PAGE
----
Finally, the Advocate General analysed the Commission’s argument concerning the alleged misinterpretation of the concept of ‘advantage’ under Article 107(1) TFEU by the General Court and its failure to address all the arguments presented in the contested decision to establish the existence of such an advantage. To this extent, the Advocate General found that the General Court committed an error of law as, according to him, EU law was applicable and the Commission was competent to review the compensation awarded under the State aid rules, a conclusion that could be questioned for the reasons previously explained. The AG also found an additional error of law allegedly committed by the General Court by assessing the legality of only one of the grounds that led the Commission to reject the Asteris and Others case law without analysing other grounds followed by the Commission to exclude the application of such case law.

As is well known, in the Asteris judgment the Court of Justice found that damages  which  the  national  authorities  may  be  ordered  to  pay  to  individuals  in  compensation  for  damage  they  have  caused  to  those  individuals  do  not  constitute  aid  within  the  meaning  of  today’s Articles  107  and  108  TFEU. As summarised by Advocate General Wahl in the Achema and Others case the ‘reason is clear: a sum that is merely intended to indemnify a person for the damage suffered because of a civil or administrative wrong committed by a State authority does not, strictly speaking, procure any economic advantage to that person within the meaning of Article 107(1) TFEU’. The Commission has also confirmed the exclusion of advantage in this case in the Commission notice on the notion of State aid (paragraph 71). It could also be argued that, if general legal principles under national law have been followed for the calculation of the compensation owed to any undertaking in a comparable situation, the selectivity criterion could also be absent (See in this regard, e.g. Pesaresi et al. (eds), EU Competition Law, Volume IV, State aid, Book one, second edition, 2016, page 268).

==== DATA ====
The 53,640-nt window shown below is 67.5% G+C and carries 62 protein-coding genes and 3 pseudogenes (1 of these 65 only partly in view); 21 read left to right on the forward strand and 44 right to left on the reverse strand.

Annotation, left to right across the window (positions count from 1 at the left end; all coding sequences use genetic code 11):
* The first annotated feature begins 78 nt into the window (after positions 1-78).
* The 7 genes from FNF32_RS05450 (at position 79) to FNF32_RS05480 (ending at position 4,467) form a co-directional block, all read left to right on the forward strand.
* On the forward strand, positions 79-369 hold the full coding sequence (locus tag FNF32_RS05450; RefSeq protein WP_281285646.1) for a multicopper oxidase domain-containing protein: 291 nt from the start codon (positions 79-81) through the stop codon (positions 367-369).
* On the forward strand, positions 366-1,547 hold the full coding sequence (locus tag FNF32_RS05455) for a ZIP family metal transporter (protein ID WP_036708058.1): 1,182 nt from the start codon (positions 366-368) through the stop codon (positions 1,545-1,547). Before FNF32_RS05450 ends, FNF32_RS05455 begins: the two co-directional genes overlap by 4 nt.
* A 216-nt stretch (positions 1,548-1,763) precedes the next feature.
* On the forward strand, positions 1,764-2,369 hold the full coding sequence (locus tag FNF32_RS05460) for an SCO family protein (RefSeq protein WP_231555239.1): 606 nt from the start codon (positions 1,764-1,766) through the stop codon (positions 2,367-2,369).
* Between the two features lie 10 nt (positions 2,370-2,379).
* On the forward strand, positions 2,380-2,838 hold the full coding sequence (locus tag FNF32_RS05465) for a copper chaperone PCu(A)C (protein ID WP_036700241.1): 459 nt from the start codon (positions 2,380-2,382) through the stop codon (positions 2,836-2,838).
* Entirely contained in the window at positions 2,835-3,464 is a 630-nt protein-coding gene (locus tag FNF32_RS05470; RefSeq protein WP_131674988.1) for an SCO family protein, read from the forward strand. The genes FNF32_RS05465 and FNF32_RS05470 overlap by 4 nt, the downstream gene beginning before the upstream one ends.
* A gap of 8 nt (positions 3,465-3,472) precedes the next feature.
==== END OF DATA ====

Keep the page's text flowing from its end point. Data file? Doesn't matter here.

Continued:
However, as the Commission rightly pointed out, if the compensation is awarded to reinstate an illegally granted State aid, then the compensation amounts to State aid. In this regard, the General Court rejected this possibility as it considered, contrary to AG Szpunar’s Opinion, that the State aid rules were not applicable when the EGO 24 incentives were granted, and therefore that the measure at stake was not incompatible aid when the arbitral award was rendered, at least in relation to the period before the accession of Romania to the EU.